Good find on the expansion tank - changing both at the same time is convienient. You will need to be able to work at least one of the circulator valves under each purge valve to bleed air from BOTH zones when done. FYI make sure the pressure gauge on the boiler is working, they are cheap and it is common for them to read wrong or be stuck. If it is not working, It is another piece that you would change while the pressure is off the system.

    That last control picture is a Honeywell 845 relay. I expect that is the relay that runs the problem zone and I can see it is not wired in any way to tell the oil burner to run. If you don't want to bother with any wiring you are correct to assume it will work like it did before BUT if you do want the oil burner to fire and run to the high limit when this relay runs the circulator here is what to do: connect a 14ga jumper wire from terminal #1 to terminal #5 in the relay box. Then run a 14ga wire from #6 in the relay box to the ZR terminal in the main control box and turn the low limit dial as low as it will go.

    Good luck!
  • slipjohn1
    slipjohn1 Member Posts: 11
    OK. I found the b1 b2 terminals, but boiler is shut down so I can't check them now. Also, they are on the control box for the zone that works. I'm kinda afraid to turn those allen screws in case they break or leak. is it not possible to just purge the system anyway? The boiler is cold now. Once I get everything working I will try your wiring. Thanks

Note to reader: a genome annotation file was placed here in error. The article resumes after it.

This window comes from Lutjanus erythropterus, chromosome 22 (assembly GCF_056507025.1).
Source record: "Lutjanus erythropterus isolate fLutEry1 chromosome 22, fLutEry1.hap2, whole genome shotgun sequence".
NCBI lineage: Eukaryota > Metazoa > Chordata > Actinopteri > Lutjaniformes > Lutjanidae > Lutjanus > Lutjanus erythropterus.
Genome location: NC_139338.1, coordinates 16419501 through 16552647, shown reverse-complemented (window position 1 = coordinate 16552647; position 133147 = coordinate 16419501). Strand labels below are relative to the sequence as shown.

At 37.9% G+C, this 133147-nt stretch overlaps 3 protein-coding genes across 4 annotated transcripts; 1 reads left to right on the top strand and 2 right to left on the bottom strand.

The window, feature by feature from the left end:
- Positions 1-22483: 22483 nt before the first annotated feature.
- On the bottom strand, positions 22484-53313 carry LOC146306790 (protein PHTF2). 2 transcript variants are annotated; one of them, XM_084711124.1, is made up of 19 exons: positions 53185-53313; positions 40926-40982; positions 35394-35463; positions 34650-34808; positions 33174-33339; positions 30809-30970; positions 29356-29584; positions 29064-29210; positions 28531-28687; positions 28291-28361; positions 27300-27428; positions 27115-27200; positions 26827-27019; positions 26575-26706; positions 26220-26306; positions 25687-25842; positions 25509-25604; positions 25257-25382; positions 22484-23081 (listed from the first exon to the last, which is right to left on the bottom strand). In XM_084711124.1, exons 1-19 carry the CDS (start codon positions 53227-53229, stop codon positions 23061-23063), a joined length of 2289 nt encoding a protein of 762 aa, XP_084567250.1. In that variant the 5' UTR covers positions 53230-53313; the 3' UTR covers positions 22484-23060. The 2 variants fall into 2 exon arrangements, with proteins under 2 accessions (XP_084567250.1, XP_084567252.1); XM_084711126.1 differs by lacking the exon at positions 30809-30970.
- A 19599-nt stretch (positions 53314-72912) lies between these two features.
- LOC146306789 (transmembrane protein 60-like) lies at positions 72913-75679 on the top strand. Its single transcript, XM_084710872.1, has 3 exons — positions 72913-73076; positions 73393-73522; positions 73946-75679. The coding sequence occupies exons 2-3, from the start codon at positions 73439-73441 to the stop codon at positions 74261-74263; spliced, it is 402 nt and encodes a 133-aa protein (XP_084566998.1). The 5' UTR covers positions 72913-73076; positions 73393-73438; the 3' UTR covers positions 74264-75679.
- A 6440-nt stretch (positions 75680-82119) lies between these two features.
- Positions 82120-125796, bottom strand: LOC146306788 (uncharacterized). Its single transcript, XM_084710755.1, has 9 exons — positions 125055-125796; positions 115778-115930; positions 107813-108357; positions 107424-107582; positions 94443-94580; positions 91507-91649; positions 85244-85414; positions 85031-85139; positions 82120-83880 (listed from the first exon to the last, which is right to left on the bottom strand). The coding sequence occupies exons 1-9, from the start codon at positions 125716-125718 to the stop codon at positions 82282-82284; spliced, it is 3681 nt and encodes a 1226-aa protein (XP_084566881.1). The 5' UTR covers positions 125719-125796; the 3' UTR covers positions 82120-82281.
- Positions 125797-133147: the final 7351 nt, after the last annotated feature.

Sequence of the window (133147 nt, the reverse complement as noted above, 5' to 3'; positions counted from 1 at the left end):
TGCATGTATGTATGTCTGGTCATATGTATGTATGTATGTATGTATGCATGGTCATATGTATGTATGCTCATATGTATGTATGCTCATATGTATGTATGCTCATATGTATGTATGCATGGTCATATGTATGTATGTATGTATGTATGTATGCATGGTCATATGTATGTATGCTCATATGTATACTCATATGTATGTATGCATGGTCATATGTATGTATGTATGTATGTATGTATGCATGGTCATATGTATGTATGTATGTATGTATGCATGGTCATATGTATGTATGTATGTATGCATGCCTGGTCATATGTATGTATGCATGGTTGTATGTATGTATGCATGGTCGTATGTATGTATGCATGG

• 426hemi
    426hemi Member Posts: 64
    edited November 2020
    Dave T2 is 100% correct. the way it’s wired and the low limit it will not fire on zone 2 and never did until the circulator pulled the temp down to 125 deg turn the low limit to 160. Since you don’t have a hot water coil anymore, Running a wire to call for heat and getting rid of the low limit will save you a lot of money  it’s now just costing you fuel keeping the boiler hot all the time even in the summer!  For your information B1 and B2 are terminals below the relay they’re 120v AC but this is not the problem. The boiler is not wired  to fire the burner on zone 2!
  • 426hemi
    426hemi Member Posts: 64
    If I were you I would put a couple of ball valves in between the pumps and silcocks if the valves are not turning with reasonable force your only other option is to bleed at the radiators
  • slipjohn1
    slipjohn1 Member Posts: 11
    The baseboards in the affected zone do not have bleeders. BTW, I shut the boiler off in the summer so it doesn't run at all. I found the b1 and b2 terminals. I will do that rewiring once I have everything going. I also am thinking about adding the valves above the pumps. I'll have to drain the whole system for that though and tonight isn't the night.
  • slipjohn1
    slipjohn1 Member Posts: 11
    Well I installed a new feeder valve and it does nothing. No water passing through it and the little lever does nothing. It just flips back and forth with no resistance at all. I'll have to call someone in because this isn't something I know. Thanks for all your help. I don't know what else to do
  • slipjohn1
    slipjohn1 Member Posts: 11